Art’s Greatest Controversy: Nothing is Truly Original


I was watching the news yesterday and saw that Bruno Mars was accused of stealing “Uptown Funk“. At first this sparked my interest. But the song that followed the accusation, sounded little like “Uptown Funk” at all. There was a somewhat similar beat, and it did have the words “funk you up”, but by no means was “Uptown Funk” an outright copy of this song. The news anchor followed up by saying that the group who wrote “Funk You Up” claims their song is where Bruno Mars got their inspiration for Uptown Funk. Okay stop there. Inspiration? There is a HUGE difference between stealing and inspiration. Every artist gets inspiration from somewhere, otherwise they wouldn’t be able to make art. Art is a representation of an artist’s perception of some aspect of their world. This can include the way they perceive the work of other artists, or the greatest artwork of all: nature. Nothing comes from, well, nothing. It is impossible.

One of the fundamental laws of physics is that energy cannot be created or destroyed. Art is in many ways an extension of this law. It is the transformation of one thing, one idea or perception of a concrete object, into another medium. Even the materials themselves transform: paint in bottles becomes a painting, a singer’s voice becomes a song. The best art is merely a certain person’s expression of their world, and their world is a compilation of all of history that has led up to this present moment. Yet somehow people have this idea that the best art is something that is truly original. Maybe this could be considered the greatest controversy of art, because nothing is truly original.

One of the greatest  early modern poets , T.S. Eliot, muses on this controversy in his essay “Tradition and the Individual Talent” (1921):

One of the facts that might come to light in this process is our tendency to insist, when we praise a poet, upon those aspects of his work in which he least resembles anyone else. In these aspects or parts of his work we pretend to find what is individual, what is the peculiar essence of the man. We dwell with satisfaction upon the poet’s difference from his predecessors, especially his immediate predecessors; we endeavour to find something that can be isolated in order to be enjoyed. Whereas if we approach a poet without this prejudice we shall often find that not only the best, but the most individual parts of his work may be those in which the dead poets, his ancestors, assert their immortality most vigorously.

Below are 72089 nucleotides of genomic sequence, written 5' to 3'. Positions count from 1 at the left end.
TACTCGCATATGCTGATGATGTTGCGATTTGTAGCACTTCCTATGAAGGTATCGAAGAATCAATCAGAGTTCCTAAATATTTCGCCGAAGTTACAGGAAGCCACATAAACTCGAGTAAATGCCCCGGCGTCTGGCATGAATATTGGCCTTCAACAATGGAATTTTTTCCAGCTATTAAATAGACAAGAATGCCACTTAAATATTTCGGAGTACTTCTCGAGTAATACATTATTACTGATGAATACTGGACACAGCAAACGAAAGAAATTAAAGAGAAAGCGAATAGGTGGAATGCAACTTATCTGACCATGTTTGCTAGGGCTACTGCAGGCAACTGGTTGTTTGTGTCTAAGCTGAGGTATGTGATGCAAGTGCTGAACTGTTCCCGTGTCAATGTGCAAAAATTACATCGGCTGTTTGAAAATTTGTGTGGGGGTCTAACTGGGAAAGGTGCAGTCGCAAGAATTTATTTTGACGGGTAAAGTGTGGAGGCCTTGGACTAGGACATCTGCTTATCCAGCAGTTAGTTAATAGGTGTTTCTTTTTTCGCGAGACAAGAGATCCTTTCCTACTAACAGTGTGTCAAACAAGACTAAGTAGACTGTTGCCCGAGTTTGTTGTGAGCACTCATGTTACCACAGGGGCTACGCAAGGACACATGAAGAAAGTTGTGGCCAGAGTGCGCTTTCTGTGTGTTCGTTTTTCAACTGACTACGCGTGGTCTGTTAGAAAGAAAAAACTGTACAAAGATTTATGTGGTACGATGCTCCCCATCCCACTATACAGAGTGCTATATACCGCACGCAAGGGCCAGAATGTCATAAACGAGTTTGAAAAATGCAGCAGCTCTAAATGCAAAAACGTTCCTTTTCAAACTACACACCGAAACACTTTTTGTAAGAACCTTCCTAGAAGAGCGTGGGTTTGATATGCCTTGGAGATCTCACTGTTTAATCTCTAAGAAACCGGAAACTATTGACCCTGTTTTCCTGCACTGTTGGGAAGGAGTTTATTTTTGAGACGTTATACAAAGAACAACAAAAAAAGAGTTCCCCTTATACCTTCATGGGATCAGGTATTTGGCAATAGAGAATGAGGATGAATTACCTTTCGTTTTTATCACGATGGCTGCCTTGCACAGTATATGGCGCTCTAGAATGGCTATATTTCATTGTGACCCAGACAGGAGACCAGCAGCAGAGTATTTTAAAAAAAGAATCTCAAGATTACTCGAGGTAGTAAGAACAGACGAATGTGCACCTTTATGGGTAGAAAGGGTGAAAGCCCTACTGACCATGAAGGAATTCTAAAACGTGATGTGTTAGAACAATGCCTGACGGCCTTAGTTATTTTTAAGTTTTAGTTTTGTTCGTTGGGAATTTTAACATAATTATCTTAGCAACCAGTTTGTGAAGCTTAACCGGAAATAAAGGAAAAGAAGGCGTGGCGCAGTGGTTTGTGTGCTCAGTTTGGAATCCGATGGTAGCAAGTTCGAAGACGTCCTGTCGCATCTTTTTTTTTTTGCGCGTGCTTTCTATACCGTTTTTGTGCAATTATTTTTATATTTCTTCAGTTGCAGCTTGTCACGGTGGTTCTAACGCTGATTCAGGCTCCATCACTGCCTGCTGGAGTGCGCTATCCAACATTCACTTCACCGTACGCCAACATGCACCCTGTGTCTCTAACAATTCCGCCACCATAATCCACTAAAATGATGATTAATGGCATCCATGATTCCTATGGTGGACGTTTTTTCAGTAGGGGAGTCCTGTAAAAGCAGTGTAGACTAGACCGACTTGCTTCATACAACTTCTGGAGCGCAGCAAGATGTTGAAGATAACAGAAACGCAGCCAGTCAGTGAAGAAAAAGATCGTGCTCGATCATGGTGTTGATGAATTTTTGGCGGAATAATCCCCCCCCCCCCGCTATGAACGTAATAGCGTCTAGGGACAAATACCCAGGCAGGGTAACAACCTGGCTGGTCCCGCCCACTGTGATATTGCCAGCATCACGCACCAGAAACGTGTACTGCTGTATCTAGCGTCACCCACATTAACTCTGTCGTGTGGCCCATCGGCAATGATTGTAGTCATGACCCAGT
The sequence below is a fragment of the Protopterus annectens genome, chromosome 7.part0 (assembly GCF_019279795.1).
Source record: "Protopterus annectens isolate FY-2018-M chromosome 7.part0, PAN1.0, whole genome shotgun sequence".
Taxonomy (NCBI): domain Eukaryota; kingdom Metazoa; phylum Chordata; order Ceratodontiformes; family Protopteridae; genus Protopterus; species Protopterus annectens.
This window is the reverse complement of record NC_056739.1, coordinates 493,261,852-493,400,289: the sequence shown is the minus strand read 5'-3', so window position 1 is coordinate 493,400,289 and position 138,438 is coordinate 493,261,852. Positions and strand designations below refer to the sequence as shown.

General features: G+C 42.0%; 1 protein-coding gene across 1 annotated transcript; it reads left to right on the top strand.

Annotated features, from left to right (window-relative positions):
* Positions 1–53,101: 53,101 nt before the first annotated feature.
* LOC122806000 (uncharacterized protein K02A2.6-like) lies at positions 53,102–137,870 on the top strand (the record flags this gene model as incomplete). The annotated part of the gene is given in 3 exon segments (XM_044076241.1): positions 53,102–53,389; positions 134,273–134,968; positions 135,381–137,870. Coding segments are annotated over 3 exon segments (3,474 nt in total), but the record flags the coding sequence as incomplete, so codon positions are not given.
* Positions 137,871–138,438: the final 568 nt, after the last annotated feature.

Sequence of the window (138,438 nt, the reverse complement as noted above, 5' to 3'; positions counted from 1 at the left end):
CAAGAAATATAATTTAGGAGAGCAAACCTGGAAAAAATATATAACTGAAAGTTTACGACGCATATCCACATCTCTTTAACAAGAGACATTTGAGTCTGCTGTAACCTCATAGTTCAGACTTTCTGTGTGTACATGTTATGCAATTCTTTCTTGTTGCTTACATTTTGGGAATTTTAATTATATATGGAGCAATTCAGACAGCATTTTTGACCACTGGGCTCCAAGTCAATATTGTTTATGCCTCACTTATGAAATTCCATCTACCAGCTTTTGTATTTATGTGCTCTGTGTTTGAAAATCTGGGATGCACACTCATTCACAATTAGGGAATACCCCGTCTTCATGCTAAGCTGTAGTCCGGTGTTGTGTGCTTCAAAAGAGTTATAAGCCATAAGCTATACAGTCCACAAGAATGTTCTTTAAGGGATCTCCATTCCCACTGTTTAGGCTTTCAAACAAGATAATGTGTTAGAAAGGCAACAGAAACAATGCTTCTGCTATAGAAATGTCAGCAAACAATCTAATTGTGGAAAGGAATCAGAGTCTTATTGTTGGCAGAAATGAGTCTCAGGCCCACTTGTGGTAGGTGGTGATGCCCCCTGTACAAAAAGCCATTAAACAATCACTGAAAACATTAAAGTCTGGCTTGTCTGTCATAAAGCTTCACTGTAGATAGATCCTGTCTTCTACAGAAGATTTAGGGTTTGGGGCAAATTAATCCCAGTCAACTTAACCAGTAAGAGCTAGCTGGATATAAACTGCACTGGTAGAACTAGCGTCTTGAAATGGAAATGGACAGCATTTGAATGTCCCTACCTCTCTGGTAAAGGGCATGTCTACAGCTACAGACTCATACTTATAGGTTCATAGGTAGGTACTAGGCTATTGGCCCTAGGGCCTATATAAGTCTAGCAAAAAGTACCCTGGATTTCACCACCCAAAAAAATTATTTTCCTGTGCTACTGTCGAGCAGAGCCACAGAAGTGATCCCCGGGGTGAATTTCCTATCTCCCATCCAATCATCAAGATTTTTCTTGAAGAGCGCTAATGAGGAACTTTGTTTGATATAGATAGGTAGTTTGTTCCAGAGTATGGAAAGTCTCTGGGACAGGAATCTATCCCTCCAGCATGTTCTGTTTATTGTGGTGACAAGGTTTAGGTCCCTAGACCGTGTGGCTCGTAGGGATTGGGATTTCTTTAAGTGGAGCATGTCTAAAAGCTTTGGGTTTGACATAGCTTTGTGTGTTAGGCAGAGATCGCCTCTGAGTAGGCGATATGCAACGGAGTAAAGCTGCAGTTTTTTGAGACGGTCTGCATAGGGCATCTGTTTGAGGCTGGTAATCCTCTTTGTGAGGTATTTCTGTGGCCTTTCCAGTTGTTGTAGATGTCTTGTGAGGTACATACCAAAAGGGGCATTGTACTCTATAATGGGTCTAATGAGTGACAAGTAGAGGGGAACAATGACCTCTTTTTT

Could it be that what is so original about Bruno Mars’ song is that it echoes the past? In many ways “Uptown Funk” revives the disco era of the seventies with its funky beat, but if it were simply a revival of disco, it probably wouldn’t have topped charts in 2015. I mean we’ve sort of moved on from the 70’s haven’t we? Bruno Mars’ song was able to top charts because it took elements of 70’s music and infused them with elements of the present, elements that would not have been possible back in the 70’s because the didn’t exist yet. The rise right before the breakdown in “Uptown Funk” is something that is characteristic of today’s music.

So yes Mars’ Uptown Funk has similarities to older songs, but it also has elements of the present, elements that would not have been available in the past, elements that make it a distinct piece of artwork on its own. As Eliot says, “To conform merely would be for the new work not really to conform at all; it would not be new, and would therefore not be a work of art.” If Bruno Mars song truly had been an exact copy of a song from the 70’s there is no way that it would have topped charts in today’s world.

I think it is a bit ridiculous that so many artists are claiming that this song is a rip-off. Isn’t what sets humanity apart from the animal world is our ability to build upon the work of our predecessors? If we were so afraid of “stealing” another’s work, none of the inventions we have would exist today. There would be no cell phones, we would still be using the model of the first telephone. We would still be driving cars that more resemble automatic carriages.

The best forms of art are those that take elements of the past, and infuse them with elements of the present. This simultaneously respects human tradition, and makes it new. All art comes from inspiration from somewhere, nothing is truly original in this sense. But it is the way in which we take something and make it our own that makes it unique.


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